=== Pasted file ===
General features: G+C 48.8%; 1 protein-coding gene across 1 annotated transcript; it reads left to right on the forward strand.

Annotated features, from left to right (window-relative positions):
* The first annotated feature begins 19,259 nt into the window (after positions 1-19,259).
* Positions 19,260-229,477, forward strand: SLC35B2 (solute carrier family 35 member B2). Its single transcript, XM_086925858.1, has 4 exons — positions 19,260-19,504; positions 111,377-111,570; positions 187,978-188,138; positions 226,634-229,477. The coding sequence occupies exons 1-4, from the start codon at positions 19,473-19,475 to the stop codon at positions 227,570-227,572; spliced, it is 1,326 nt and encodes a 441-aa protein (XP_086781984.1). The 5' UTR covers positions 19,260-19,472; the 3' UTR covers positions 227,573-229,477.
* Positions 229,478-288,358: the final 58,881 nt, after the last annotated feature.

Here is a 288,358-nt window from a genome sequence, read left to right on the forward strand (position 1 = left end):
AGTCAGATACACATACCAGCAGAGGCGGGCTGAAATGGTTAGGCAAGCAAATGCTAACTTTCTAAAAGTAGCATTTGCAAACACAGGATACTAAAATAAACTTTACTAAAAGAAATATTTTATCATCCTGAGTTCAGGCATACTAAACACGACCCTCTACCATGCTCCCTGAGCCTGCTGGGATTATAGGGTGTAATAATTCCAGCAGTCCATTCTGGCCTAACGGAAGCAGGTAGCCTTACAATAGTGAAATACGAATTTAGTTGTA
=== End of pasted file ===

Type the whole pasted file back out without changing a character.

General features: G+C 48.8%; 1 protein-coding gene across 1 annotated transcript; it reads left to right on the forward strand.

Annotated features, from left to right (window-relative positions):
* The first annotated feature begins 19,259 nt into the window (after positions 1-19,259).
* Positions 19,260-229,477, forward strand: SLC35B2 (solute carrier family 35 member B2). Its single transcript, XM_086925858.1, has 4 exons — positions 19,260-19,504; positions 111,377-111,570; positions 187,978-188,138; positions 226,634-229,477. The coding sequence occupies exons 1-4, from the start codon at positions 19,473-19,475 to the stop codon at positions 227,570-227,572; spliced, it is 1,326 nt and encodes a 441-aa protein (XP_086781984.1). The 5' UTR covers positions 19,260-19,472; the 3' UTR covers positions 227,573-229,477.
* Positions 229,478-288,358: the final 58,881 nt, after the last annotated feature.

Here is a 288,358-nt window from a genome sequence, read left to right on the forward strand (position 1 = left end):
AGTCAGATACACATACCAGCAGAGGCGGGCTGAAATGGTTAGGCAAGCAAATGCTAACTTTCTAAAAGTAGCATTTGCAAACACAGGATACTAAAATAAACTTTACTAAAAGAAATATTTTATCATCCTGAGTTCAGGCATACTAAACACGACCCTCTACCATGCTCCCTGAGCCTGCTGGGATTATAGGGTGTAATAATTCCAGCAGTCCATTCTGGCCTAACGGAAGCAGGTAGCCTTACAATAGTGAAATACGAATTTAGTTGTA